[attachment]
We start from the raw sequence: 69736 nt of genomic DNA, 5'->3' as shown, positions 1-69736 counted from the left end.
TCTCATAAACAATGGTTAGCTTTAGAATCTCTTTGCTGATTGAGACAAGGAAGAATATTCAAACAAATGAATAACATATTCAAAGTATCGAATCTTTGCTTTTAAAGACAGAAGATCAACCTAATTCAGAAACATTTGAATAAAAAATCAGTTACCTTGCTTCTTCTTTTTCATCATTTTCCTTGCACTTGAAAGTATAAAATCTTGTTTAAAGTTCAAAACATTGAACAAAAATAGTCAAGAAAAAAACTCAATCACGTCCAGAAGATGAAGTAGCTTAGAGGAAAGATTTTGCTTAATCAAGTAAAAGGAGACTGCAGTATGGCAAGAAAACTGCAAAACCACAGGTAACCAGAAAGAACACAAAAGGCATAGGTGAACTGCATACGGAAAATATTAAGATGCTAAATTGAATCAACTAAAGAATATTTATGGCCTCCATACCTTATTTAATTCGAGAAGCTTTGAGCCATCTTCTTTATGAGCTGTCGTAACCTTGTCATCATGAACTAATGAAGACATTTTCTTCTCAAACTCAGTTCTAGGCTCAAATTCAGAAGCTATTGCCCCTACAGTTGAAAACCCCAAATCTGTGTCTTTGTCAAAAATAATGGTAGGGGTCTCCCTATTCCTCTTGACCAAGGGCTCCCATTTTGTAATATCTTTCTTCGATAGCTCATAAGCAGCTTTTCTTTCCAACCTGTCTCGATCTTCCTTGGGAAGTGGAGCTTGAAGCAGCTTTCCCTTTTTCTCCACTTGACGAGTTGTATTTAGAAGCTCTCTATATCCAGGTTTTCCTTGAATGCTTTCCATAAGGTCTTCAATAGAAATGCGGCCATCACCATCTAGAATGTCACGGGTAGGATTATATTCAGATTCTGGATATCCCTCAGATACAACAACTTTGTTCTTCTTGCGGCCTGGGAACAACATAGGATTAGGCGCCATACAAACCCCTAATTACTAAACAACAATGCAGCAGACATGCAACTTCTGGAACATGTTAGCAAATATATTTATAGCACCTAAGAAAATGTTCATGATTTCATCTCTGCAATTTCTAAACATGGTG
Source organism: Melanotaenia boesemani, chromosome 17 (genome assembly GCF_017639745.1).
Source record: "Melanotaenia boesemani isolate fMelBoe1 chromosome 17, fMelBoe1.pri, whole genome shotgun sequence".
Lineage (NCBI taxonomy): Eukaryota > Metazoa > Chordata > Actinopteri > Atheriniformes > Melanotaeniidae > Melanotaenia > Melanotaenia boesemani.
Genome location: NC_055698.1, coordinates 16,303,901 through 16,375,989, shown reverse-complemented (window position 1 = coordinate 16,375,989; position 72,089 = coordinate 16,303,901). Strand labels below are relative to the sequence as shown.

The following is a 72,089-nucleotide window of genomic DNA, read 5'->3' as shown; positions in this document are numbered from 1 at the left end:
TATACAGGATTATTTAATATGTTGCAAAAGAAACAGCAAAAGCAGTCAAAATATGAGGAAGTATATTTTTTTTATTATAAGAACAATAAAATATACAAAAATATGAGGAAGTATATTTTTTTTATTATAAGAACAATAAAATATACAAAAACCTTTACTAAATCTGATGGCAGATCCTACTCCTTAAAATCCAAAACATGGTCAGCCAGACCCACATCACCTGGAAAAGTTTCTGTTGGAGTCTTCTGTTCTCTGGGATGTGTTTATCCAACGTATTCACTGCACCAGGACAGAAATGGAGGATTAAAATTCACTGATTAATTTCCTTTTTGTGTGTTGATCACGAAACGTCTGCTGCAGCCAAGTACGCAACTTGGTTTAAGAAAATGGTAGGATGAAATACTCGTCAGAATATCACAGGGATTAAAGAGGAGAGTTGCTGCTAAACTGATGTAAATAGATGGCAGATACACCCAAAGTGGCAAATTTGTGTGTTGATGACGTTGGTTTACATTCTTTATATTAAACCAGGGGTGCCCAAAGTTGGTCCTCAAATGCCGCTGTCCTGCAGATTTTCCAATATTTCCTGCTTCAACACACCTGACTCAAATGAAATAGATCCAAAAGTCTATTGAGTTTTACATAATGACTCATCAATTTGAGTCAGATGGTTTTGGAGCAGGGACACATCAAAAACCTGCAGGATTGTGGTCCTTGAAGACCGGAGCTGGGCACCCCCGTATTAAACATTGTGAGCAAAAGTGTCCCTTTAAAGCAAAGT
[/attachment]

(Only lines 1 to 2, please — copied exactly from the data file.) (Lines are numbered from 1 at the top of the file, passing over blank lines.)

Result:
We start from the raw sequence: 69736 nt of genomic DNA, 5'->3' as shown, positions 1-69736 counted from the left end.
TCTCATAAACAATGGTTAGCTTTAGAATCTCTTTGCTGATTGAGACAAGGAAGAATATTCAAACAAATGAATAACATATTCAAAGTATCGAATCTTTGCTTTTAAAGACAGAAGATCAACCTAATTCAGAAACATTTGAATAAAAAATCAGTTACCTTGCTTCTTCTTTTTCATCATTTTCCTTGCACTTGAAAGTATAAAATCTTGTTTAAAGTTCAAAACATTGAACAAAAATAGTCAAGAAAAAAACTCAATCACGTCCAGAAGATGAAGTAGCTTAGAGGAAAGATTTTGCTTAATCAAGTAAAAGGAGACTGCAGTATGGCAAGAAAACTGCAAAACCACAGGTAACCAGAAAGAACACAAAAGGCATAGGTGAACTGCATACGGAAAATATTAAGATGCTAAATTGAATCAACTAAAGAATATTTATGGCCTCCATACCTTATTTAATTCGAGAAGCTTTGAGCCATCTTCTTTATGAGCTGTCGTAACCTTGTCATCATGAACTAATGAAGACATTTTCTTCTCAAACTCAGTTCTAGGCTCAAATTCAGAAGCTATTGCCCCTACAGTTGAAAACCCCAAATCTGTGTCTTTGTCAAAAATAATGGTAGGGGTCTCCCTATTCCTCTTGACCAAGGGCTCCCATTTTGTAATATCTTTCTTCGATAGCTCATAAGCAGCTTTTCTTTCCAACCTGTCTCGATCTTCCTTGGGAAGTGGAGCTTGAAGCAGCTTTCCCTTTTTCTCCACTTGACGAGTTGTATTTAGAAGCTCTCTATATCCAGGTTTTCCTTGAATGCTTTCCATAAGGTCTTCAATAGAAATGCGGCCATCACCATCTAGAATGTCACGGGTAGGATTATATTCAGATTCTGGATATCCCTCAGATACAACAACTTTGTTCTTCTTGCGGCCTGGGAACAACATAGGATTAGGCGCCATACAAACCCCTAATTACTAAACAACAATGCAGCAGACATGCAACTTCTGGAACATGTTAGCAAATATATTTATAGCACCTAAGAAAATGTTCATGATTTCATCTCTGCAATTTCTAAACATGGTG